An Interview with Mitch McCabe

Our artist in residence, Mitch Mccabe is an educator and an award winning-filmmaker. Her short films Playing the Part, September 5:10pm, Highway 403, Mile 39, and To Who It May Concern have screened at Sundance, New Directors/New Film and New York Film Festival. She found some time to sit down with our intern Cassie to chat about her work, old and new, feminism, and family.


My favorite part of your films is how relatable you are in them and that makes it really easy to connect to the subject you're addressing. Was it ever difficult for you to be so personal about your private life in your films?


There are two that are really personal, Playing the Part and the last feature, Highway 403, Mile 39. Whenever I screen Playing the Part, I always preface that by saying “imagine living in a moment when there wasn't the internet. So, pre-Facebook, pre-Google, pre-Youtube.” It was shot in film. The whole nature of personal filmmaking and personal storytelling was very different. You know, I was 22. I was in the bubble of college and the film program there, so I didn't really know how personal I was getting. But, also it is storytelling, so essentially I am sculpting that story about those themes and those ideas. But I love having that now because a lot of those people are no longer with me. In that last film [Youth Knows No Pain], it's personal and it’s not. I'm not talking about who I’m dating, I’m not talking about how I feel about anybody outside of that film, or my dad, or aging. You know, with that film [Youth Knows No Pain] I would have done some things differently. I wish I would have lost funding and it would have taken another year because then I would have been following people into the recession. When I screen that film I tell them this is a very pre-recession film. There’s a lot of almost predictive elements. I wish I would have disclosed that all these procedures were free and they were never preplanned in that film. So things like that are a little…[scrunches face], watching them now, because I don’t go around getting shot up, but I wasn’t performing either. It was definitely like, “Yeah sure! Why not?! I’m not paying for it, right?!” [laughs] It’s also somewhat cathartic because it was almost somewhat the last moment in my life… My problems really shifted during the recession. But it’s not always easy, but ironically, in some degree for whatever reason, that’s what’s gotten funded. I had a lot of other projects on the table but with the last one, with Youth, that’s what HBO wanted and they wanted it to be personal. My original intention with that film was not to be very personal.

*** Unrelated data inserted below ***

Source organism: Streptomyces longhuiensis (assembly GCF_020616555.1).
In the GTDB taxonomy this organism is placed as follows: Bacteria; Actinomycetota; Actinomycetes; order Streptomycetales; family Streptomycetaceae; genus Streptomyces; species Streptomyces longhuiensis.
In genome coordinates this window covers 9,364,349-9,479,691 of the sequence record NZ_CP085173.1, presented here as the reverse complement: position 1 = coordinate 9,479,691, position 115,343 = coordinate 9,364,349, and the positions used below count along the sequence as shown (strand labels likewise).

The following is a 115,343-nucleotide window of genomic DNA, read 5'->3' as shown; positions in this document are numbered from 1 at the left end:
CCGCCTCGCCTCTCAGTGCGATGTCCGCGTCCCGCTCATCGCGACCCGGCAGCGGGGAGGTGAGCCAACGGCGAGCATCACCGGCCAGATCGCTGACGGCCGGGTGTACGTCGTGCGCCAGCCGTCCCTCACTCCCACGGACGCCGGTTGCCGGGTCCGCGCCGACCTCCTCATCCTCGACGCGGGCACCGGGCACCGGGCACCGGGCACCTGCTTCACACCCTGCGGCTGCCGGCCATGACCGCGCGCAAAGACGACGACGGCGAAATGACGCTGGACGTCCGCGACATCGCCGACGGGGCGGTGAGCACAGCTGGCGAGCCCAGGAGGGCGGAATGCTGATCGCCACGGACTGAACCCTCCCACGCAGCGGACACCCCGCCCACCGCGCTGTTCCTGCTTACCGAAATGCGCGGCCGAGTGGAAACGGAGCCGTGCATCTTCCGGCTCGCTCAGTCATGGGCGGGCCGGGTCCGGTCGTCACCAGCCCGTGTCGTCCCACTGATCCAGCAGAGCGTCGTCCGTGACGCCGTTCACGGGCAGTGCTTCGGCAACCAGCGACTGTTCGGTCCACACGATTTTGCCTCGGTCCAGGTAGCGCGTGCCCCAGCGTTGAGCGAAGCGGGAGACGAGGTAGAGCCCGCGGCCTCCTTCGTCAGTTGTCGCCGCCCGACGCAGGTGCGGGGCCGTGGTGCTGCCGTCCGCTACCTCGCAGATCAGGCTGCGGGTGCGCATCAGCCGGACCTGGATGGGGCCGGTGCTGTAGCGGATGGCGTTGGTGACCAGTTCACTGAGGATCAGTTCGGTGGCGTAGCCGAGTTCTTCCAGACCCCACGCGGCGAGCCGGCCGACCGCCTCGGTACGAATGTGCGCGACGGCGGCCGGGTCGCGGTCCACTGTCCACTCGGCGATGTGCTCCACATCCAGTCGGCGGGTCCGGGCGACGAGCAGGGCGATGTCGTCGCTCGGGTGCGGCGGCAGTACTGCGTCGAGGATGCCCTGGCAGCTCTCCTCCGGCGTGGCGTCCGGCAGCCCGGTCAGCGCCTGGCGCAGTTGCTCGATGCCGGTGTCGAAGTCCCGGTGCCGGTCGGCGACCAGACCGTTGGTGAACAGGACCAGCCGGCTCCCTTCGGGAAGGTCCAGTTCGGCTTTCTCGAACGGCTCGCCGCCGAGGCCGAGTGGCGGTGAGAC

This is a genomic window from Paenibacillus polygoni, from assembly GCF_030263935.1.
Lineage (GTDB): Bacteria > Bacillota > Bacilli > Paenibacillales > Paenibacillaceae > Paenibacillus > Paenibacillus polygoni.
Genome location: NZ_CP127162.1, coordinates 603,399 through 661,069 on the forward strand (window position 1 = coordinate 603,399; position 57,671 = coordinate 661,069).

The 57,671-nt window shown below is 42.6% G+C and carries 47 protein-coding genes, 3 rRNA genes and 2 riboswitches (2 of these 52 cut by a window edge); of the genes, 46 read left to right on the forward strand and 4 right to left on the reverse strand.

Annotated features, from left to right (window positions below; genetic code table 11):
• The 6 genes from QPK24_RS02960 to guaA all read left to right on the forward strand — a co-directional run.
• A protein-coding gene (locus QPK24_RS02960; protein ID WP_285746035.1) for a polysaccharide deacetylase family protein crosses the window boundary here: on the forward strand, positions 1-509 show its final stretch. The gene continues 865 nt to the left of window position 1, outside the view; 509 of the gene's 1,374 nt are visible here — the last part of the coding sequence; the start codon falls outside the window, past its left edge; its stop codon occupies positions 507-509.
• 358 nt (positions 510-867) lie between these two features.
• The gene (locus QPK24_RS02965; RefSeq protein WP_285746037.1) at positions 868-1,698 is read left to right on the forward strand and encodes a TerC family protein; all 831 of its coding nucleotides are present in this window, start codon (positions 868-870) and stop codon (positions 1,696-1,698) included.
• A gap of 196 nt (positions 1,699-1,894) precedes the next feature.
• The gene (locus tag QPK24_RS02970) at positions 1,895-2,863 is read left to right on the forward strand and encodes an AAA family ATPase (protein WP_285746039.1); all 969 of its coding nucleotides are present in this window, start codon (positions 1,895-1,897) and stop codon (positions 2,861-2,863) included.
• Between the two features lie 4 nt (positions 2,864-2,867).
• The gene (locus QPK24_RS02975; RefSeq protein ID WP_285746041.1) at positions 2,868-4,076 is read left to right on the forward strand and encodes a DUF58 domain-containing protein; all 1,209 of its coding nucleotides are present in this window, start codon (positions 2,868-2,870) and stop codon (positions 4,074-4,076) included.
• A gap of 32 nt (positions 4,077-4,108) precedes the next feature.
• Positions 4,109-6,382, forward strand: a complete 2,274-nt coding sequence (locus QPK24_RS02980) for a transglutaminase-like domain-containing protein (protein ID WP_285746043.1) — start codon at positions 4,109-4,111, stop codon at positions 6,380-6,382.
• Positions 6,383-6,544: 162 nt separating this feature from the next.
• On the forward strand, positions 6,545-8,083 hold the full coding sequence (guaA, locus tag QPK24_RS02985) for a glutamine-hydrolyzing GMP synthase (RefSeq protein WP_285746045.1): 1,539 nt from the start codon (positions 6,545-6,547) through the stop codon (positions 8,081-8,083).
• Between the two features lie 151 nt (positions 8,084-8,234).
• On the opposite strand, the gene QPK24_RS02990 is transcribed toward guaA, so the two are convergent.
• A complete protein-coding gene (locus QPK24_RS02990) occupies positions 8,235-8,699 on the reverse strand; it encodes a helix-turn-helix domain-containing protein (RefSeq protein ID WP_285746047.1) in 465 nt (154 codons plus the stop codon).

I really resonated with Youth Knows No Pain because I’m 25 and I'm already worried about wrinkles. I even bought this anti-aging regimen and after seeing that was I was like, “Oh, I’m not so crazy.”


It’s so tricky sometimes with documentary, and this is something I really struggle with the work I do now, is how obvious do you have to be to make your point? I was like, well, we’re a very ageist culture and we have to work into our 70’s now. It makes sense that people are worried about these things in their 40’s and 50’s so that they aren't placed out of the job market or they don't have to move onto their second marriage or whatever. Life’s not built to meant to be single, I should know. Otherwise, I don’t have a problem with it. I think it’s a part of how I see things, that filmmaking is a part of the process.



You get pretty personal about your relationships with your parents, specifically you’re very honest about your mother in Playing the Part.  Was it hard to be so honest about your relationship in a public platform or to share your films with her?


Yeah, this was the thing that got me into trouble. You know, getting into that kind of trouble at 22 is weird, and I guess you don't know what you don't know until you figure it out. There are theses kind of rules in documentary that if your going to ask a really difficult question that’s going to make you lose access, you do that the last time you film. It was weird for my first film to be shutting the door and never being able to film in that community again. There are projects I would love to do on certain things in the area but I can’t. I can’t film my mother ever again. The last film was originally called ‘My Mother’s Beauty Cream’ and I had to talk to HBO and tell them I can’t. Yeah, that was difficult for my dad at the time and twenty-something years later it’s still brought up! I think one of my favorite scenes from that film is the moment she comes into the room. That was a really tough edit because you want to keep on this balance of showing me for who I am and how I was at that time, and the relationship, without making you hate me but still being honest. And maybe some people are still going to hate me. But it’s also mirroring for the audience the many situations they've been in themselves with their family. Just the act of filming and how that inherently has its issues.